Peter Ivanovich, like everyone else on such occasions, entered feeling uncertain what he would have to do. All he knew was that at such times it is always safe to cross oneself. But he was not quite sure whether one should make obeisances while doing so. He therefore adopted a middle course. On entering the room he began crossing himself and made a slight movement resembling a bow.
I’ve come to read this scene as a microcosm of an extended, possibly recurring, cultural moment in the history of modernity, one that illustrates the emergence of self-consciousness.
Here is Peter Ivanovich, entering into a socially and psychologically fraught encounter with the presence of death. It is the sort of moment for which a robust cultural tradition might prepare us by supplying scripts that would relieve us of the burden of knowing just what to do while also conveying to us a meaning that renders the event intelligible. But Peter Ivanovich faces this encounter at a moment when the old traditions are only half-recalled and no new forms have arisen to take there place. He lives, that is, in a moment when, as Gramsci evocatively put it, the old is dying and the new cannot be born. In such a moment, he is thrown back upon himself: he must make choices, he must improvise, he must become aware of himself as one who must do such things.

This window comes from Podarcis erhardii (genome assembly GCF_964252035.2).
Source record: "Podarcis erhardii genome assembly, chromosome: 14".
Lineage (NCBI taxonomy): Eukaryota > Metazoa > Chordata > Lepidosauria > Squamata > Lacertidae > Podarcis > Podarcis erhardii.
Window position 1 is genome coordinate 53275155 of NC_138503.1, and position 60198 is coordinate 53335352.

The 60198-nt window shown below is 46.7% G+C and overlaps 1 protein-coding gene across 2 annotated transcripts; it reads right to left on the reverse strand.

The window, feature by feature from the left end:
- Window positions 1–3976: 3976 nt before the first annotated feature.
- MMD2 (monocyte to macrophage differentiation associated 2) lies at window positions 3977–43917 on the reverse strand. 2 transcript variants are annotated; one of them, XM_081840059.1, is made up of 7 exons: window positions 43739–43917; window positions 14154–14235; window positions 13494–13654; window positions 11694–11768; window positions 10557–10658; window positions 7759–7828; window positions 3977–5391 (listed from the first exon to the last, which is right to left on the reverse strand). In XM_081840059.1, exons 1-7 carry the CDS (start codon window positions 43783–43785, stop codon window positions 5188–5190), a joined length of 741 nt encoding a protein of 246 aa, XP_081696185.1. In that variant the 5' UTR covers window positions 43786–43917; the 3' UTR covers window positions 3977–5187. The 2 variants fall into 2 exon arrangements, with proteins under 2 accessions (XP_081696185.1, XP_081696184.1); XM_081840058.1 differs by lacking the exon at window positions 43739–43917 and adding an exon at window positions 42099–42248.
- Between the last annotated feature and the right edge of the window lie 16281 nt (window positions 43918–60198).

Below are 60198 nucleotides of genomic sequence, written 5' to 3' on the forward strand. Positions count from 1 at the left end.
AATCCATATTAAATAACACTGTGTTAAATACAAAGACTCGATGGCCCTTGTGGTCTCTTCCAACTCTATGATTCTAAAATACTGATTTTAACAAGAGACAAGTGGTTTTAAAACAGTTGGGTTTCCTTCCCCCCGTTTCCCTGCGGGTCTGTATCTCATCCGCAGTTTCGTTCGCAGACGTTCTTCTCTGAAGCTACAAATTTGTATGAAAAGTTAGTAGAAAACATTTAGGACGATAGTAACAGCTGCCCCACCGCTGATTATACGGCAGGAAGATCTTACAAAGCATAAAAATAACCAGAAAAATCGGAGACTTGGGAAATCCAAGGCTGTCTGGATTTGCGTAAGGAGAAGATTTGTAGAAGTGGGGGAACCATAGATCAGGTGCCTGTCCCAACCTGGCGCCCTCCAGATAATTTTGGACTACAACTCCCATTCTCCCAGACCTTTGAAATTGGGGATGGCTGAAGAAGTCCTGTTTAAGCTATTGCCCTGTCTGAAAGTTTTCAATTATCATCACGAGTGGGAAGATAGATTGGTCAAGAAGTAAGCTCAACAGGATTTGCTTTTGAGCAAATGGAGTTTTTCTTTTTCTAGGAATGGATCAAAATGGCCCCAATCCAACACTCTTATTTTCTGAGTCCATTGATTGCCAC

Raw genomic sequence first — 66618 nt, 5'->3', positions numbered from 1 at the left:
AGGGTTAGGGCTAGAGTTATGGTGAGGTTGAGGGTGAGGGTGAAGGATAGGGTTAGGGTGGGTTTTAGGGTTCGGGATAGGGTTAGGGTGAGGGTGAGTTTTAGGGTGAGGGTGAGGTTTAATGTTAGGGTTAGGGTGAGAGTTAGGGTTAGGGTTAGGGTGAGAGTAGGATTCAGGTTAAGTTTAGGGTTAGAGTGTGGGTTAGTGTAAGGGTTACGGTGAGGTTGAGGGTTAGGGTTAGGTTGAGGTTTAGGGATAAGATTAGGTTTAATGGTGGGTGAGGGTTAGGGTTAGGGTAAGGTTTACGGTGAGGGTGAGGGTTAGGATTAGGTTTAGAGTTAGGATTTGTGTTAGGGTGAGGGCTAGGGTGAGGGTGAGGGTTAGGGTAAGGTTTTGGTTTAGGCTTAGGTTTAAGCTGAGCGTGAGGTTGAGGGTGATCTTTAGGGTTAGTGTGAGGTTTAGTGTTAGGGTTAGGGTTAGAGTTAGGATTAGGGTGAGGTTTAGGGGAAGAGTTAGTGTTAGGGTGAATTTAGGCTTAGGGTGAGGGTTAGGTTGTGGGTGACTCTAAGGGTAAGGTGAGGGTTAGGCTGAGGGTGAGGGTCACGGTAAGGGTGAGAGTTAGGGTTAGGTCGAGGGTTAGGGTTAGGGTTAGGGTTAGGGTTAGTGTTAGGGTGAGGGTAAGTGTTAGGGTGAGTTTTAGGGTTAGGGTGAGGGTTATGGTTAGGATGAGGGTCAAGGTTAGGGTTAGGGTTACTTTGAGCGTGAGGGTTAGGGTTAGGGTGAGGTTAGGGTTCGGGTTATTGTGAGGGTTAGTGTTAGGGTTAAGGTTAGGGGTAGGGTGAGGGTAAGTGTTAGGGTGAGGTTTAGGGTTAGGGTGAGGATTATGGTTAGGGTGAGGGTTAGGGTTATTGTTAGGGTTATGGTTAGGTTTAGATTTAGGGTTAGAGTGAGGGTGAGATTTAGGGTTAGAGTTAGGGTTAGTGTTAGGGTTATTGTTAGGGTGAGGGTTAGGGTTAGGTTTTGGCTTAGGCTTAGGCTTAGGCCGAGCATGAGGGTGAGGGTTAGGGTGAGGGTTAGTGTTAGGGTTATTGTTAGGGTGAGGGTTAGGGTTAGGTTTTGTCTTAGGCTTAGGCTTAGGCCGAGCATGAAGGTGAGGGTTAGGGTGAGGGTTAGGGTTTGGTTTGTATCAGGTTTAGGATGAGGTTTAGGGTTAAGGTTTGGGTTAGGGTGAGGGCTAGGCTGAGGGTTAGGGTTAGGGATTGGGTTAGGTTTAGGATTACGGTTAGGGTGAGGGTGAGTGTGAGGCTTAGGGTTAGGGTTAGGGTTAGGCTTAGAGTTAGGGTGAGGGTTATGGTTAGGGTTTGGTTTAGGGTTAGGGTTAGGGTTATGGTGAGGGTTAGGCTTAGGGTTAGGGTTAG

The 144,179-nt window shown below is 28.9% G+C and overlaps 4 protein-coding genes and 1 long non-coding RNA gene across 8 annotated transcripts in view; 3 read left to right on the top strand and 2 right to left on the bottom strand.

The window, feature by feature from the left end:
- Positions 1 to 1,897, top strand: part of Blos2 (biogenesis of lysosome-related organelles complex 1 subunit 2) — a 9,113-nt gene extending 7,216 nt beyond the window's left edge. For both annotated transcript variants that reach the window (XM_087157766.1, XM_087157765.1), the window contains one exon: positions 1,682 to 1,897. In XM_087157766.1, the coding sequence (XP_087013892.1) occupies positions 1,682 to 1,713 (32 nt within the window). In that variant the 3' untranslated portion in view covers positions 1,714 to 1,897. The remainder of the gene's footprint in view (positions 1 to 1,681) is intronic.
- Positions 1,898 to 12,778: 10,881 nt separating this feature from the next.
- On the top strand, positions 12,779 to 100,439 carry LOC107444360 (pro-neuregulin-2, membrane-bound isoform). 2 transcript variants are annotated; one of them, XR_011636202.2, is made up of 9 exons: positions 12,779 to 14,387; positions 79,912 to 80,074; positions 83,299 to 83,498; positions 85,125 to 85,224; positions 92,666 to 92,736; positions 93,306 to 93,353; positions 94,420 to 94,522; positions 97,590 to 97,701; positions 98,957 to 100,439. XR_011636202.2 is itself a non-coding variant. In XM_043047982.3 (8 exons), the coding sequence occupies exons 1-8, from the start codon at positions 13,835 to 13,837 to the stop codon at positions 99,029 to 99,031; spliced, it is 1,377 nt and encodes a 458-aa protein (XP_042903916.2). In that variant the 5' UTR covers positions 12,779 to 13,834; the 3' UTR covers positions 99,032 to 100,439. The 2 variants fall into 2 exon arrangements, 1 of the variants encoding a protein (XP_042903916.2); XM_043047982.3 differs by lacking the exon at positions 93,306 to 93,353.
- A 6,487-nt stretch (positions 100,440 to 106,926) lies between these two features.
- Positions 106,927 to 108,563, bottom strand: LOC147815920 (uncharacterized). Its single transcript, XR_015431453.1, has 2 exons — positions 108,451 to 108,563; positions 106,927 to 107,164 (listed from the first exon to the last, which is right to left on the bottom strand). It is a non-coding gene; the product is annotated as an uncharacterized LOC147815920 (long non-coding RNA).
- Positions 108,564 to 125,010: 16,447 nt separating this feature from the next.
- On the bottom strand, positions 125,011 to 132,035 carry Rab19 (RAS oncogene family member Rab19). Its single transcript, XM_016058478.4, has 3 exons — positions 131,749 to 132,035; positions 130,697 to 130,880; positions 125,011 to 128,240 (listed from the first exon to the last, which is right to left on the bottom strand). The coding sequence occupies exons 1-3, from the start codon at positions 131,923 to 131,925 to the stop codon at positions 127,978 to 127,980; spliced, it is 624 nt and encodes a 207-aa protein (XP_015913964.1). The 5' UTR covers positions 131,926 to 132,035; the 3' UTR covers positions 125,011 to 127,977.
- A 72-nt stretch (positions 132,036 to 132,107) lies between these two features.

His action, as Guardini puts it, “bears the distinctive character of what is interrupted.”
“Peter Ivanovich,” we go on to read, “continued to make the sign of the cross slightly inclining his head in an intermediate direction between the coffin, the Reader, and the icons on the table in a corner of the room. Afterwards, when it seemed to him that this movement of his arm in crossing himself had gone on too long, he stopped and began to look at the corpse.”
He is not inhabiting a ritual act, he is performing it and badly, as all such performances must be. “He felt a certain discomfort,” the narrator tells us, “and so he hurriedly crossed himself once more and turned and went out of the door — too hurriedly and too regardless of propriety, as he himself was aware.”
I’m not suggesting that Tolstoy intended this scene as a commentary on the heightened consciousness generated by liquid modernity, only that I have found in Peter Ivanovich’s awkwardness a memorable dramatic illustration of such.
Technology had a role to play in the generation of this state of affairs, particularly technologies of self-expression or technologies that represent the self to itself. It was one of Walter Ong’s key contentions, for example, that “writing heightened consciousness.” This was, in his view, a generally good thing. Of course, writing had been around long before Tolstoy was active in the late 19th century. He lived during an age when new technologies worked more indirectly to heighten self-consciousness by eroding the social structures that anchored the experience of the self.